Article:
396 episodes

Listen to the latest literary events recorded at the London Review Bookshop, covering fiction, poetry, politics, music and much more.
Find out about our upcoming events here: https://lrb.me/bookshopeventspod

London Review Bookshop Podcast London Review Bookshop

    • Arts

Listen to the latest literary events recorded at the London Review Bookshop, covering fiction, poetry, politics, music and much more.
Find out about our upcoming events here: https://lrb.me/bookshopeventspod

    Rebecca Solnit and Mary Beard: ‘Recollections of My Nonexistence’

    Rebecca Solnit and Mary Beard: ‘Recollections of My Nonexistence’

    Beginning in San Francisco in 1981, the era of punk and nascent gay pride, Rebecca Solnit’s latest book Recollections of My Non-Existence (Granta) is a powerful memoir of growing both as a woman and an artist, drawing on the powers of literature, activism and solidarity in the face of an apparently unbreachable patriarchy. The struggle to find a voice and to find a way to make that voice heard are brilliantly captured and dissected by one of feminism’s, and indeed the world’s, foremost thinkers. Rebecca Solnit was in conversation about her life and work with historian Mary Beard, whose most recent book is Women & Power: A Manifesto. Both of our speakers are regular contributors to the pages of the LRB.
     
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    Rachel Kushner and Hal Foster: The Hard Crowd

    Rachel Kushner and Hal Foster: The Hard Crowd

    Already well-known for her novels – Telex from Cuba, The Flamethrowers, The Mars Room – Rachel Kushner has over the past two decades been writing essays, reviews and reportage as insightful and surprising as her fiction. In The Hard Crowd (Jonathan Cape) she has selected 19 pieces, covering diverse topics: art, literature, music, politics with essays on Marguerite Duras, Jeff Koons, wildcat strikes, a visit to a Palestinian refugee Camp and the music scene of her hometown San Francisco.
    She talks about her work with art critic and frequent contributor to the LRB Professor Hal Foster.
    Buy the books here.
     
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    • 1 hr 2 min
    Joshua Cohen and Jon Day: Moving Kings

    Joshua Cohen and Jon Day: Moving Kings

    Joshua Cohen, one of Granta magazines ‘Best Young American Writers’ for 2017, was at the shop to read from and talk about his latest novel Moving Kings, published by Fitzcarraldo. Described by James Wood in the New Yorker as ‘A Jewish Sopranos… burly with particularities and vibrant with voice… utterly engrossing, full of passionate sympathy’, Moving Kings interweaves the housing crisis in contemporary New York with the history of conflict in the Middle East. Joshua Cohen was in conversation with Jon Day, lecturer in English at King's College, London and LRB contributor.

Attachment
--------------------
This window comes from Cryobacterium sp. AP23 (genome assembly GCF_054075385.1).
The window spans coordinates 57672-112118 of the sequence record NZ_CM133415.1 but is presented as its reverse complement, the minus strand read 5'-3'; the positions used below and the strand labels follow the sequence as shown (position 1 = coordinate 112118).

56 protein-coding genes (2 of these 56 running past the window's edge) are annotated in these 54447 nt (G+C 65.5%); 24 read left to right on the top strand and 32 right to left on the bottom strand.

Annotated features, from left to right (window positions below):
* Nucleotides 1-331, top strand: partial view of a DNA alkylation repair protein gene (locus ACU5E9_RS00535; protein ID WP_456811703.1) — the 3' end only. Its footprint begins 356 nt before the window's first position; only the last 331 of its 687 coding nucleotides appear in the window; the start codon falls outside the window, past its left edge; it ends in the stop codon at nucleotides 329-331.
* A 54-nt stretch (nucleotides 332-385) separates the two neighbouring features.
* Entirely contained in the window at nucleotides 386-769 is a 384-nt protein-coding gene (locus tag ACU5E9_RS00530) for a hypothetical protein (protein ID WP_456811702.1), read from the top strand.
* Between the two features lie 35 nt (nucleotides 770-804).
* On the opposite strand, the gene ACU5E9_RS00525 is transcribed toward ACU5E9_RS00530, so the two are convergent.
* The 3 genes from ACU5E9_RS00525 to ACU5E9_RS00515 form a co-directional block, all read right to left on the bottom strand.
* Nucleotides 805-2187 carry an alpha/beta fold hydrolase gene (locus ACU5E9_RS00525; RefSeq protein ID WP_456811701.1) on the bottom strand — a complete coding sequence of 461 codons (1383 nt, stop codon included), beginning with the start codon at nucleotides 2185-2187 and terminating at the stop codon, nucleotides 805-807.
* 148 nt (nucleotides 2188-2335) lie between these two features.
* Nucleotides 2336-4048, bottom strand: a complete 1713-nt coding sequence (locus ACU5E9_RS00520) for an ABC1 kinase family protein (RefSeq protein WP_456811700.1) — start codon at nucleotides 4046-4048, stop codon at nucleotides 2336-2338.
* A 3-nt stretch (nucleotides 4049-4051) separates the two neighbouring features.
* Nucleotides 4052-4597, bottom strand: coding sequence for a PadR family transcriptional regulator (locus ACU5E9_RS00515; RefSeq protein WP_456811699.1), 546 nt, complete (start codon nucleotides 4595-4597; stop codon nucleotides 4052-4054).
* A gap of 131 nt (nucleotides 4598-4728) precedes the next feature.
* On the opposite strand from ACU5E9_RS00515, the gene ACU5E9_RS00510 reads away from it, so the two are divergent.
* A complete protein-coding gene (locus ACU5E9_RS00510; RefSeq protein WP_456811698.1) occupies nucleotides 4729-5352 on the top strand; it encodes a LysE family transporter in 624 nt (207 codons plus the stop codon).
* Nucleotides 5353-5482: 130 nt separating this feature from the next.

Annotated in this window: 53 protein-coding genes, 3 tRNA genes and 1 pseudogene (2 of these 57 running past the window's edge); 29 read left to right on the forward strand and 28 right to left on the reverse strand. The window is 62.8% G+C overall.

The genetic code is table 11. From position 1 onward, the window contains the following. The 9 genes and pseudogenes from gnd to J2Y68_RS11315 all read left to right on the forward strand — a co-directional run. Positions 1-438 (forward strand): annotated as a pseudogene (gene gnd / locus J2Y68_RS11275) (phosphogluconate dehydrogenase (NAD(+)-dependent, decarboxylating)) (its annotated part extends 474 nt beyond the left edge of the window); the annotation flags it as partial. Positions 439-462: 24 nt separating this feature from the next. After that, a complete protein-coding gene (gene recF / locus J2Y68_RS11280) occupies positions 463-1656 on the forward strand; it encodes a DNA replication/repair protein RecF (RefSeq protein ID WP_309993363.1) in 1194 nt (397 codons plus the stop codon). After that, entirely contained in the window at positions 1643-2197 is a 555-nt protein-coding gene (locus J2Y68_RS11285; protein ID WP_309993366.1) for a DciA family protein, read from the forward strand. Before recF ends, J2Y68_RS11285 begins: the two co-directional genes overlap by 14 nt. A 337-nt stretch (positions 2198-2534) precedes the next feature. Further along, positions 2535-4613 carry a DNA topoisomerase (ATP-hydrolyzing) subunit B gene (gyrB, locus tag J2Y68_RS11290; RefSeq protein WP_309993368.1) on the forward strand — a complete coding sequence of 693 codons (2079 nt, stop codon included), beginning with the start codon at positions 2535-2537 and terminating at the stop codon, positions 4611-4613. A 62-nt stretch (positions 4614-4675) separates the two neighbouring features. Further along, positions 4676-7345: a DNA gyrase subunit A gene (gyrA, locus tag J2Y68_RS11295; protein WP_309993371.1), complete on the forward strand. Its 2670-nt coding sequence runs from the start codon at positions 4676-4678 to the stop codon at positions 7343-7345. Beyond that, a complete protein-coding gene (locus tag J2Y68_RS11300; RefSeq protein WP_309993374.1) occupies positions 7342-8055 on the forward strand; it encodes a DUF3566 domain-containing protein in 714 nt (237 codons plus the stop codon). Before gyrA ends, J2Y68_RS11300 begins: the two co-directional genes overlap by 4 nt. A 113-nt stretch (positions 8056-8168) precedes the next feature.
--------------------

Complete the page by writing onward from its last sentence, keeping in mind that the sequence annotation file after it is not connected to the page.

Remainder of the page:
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    • 51 min
    John Boughton and Owen Hatherley: Municipal Dreams

    John Boughton and Owen Hatherley: Municipal Dreams

    From this 2018 event: In Municipal Dreams (Verso), John Boughton charts the often surprising story of council housing in Britain, from the slum clearances of the Victorian age through to the Grenfell Tower disaster. It’s a history packed with incident – with utopians, visionaries and charlatans, with visionary planners and corrupt officials – and Boughton combines it with an architectural tour of some of the best remaining examples, as well as some of the more ordinary places that millions of people have come to call home. He's in conversation about his book with Owen Hatherley, architectural historian and author of, most recently, The Ministry of Nostalgia.
     
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    • 1 hr 3 min
    Comic Timing: Holly Pester, Vahni Capildeo and Rachael Allen

    Comic Timing: Holly Pester, Vahni Capildeo and Rachael Allen

    Holly Pester's debut collection, Comic Timing (Granta), is disorienting, radical and extremely funny; Pester has a background in sound art and performance, having worked with the Womens' Library, the BBC and the Wellcome Collection, and is an unmissable reader of her own work. She read from Comic Timing and was in conversation with Vahni Capildeo, whose most recent collection is Skin Can Hold (Carcanet, 2019), and Rachael Allen, poetry editor at Granta and author of Kingdomland (Faber, 2019).
     
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    • 1 hr 5 min
    Paul Spooner and Rosemary Hill: Cabaret Mechanical Theatre

    Paul Spooner and Rosemary Hill: Cabaret Mechanical Theatre

    Having an engineer as a father and an art school education, Paul Spooner became, predictably, a school-teacher, then a lorry driver. A chance meeting with mechanical model-maker Peter Markey in Cornwall led him to discover his true métier – the almost extinct profession of automatist, or maker of automata. Since then he has been relentlessly making mechanical playthings, mostly of wood, some of them not, mostly small, some of them not, all of them intricately engineered, eccentrically beautiful and endlessly fascinating.
    He is in conversation about his work with Rosemary Hill, architectural historian and contributing editor at the London Review of Books. She first encountered Paul Spooner's work at Cabaret Mechanical Theatre in Covent Garden in the 1980s and has admired it ever since. Her books include God's Architect, a biography of A W N Pugin, and Stonehenge.
     
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    • 55 min

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